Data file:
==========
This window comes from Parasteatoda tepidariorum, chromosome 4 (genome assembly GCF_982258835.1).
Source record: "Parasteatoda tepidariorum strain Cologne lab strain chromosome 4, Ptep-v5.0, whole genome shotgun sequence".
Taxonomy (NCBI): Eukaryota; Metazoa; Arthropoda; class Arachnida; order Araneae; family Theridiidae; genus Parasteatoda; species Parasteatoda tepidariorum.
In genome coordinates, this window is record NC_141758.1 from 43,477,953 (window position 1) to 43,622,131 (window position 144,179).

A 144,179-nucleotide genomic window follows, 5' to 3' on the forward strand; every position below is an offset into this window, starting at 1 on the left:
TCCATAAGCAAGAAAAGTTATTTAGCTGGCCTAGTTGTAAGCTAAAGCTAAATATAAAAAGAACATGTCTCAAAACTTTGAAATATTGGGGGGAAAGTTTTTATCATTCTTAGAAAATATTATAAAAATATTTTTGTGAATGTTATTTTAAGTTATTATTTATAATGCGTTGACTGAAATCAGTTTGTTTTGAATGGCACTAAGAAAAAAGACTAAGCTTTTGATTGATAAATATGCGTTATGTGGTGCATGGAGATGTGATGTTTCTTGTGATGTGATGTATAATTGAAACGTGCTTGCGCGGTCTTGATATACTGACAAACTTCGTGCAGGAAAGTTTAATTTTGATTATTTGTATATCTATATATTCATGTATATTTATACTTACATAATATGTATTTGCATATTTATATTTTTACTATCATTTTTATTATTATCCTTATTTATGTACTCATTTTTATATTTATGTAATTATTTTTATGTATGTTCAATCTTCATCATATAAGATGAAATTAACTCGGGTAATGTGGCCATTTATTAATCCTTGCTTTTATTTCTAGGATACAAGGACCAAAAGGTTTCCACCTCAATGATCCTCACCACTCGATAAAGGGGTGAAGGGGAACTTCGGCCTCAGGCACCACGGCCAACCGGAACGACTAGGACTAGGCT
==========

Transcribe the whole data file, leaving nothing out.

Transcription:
This window comes from Parasteatoda tepidariorum, chromosome 4 (genome assembly GCF_982258835.1).
Source record: "Parasteatoda tepidariorum strain Cologne lab strain chromosome 4, Ptep-v5.0, whole genome shotgun sequence".
Taxonomy (NCBI): Eukaryota; Metazoa; Arthropoda; class Arachnida; order Araneae; family Theridiidae; genus Parasteatoda; species Parasteatoda tepidariorum.
In genome coordinates, this window is record NC_141758.1 from 43,477,953 (window position 1) to 43,622,131 (window position 144,179).

A 144,179-nucleotide genomic window follows, 5' to 3' on the forward strand; every position below is an offset into this window, starting at 1 on the left:
TCCATAAGCAAGAAAAGTTATTTAGCTGGCCTAGTTGTAAGCTAAAGCTAAATATAAAAAGAACATGTCTCAAAACTTTGAAATATTGGGGGGAAAGTTTTTATCATTCTTAGAAAATATTATAAAAATATTTTTGTGAATGTTATTTTAAGTTATTATTTATAATGCGTTGACTGAAATCAGTTTGTTTTGAATGGCACTAAGAAAAAAGACTAAGCTTTTGATTGATAAATATGCGTTATGTGGTGCATGGAGATGTGATGTTTCTTGTGATGTGATGTATAATTGAAACGTGCTTGCGCGGTCTTGATATACTGACAAACTTCGTGCAGGAAAGTTTAATTTTGATTATTTGTATATCTATATATTCATGTATATTTATACTTACATAATATGTATTTGCATATTTATATTTTTACTATCATTTTTATTATTATCCTTATTTATGTACTCATTTTTATATTTATGTAATTATTTTTATGTATGTTCAATCTTCATCATATAAGATGAAATTAACTCGGGTAATGTGGCCATTTATTAATCCTTGCTTTTATTTCTAGGATACAAGGACCAAAAGGTTTCCACCTCAATGATCCTCACCACTCGATAAAGGGGTGAAGGGGAACTTCGGCCTCAGGCACCACGGCCAACCGGAACGACTAGGACTAGGCT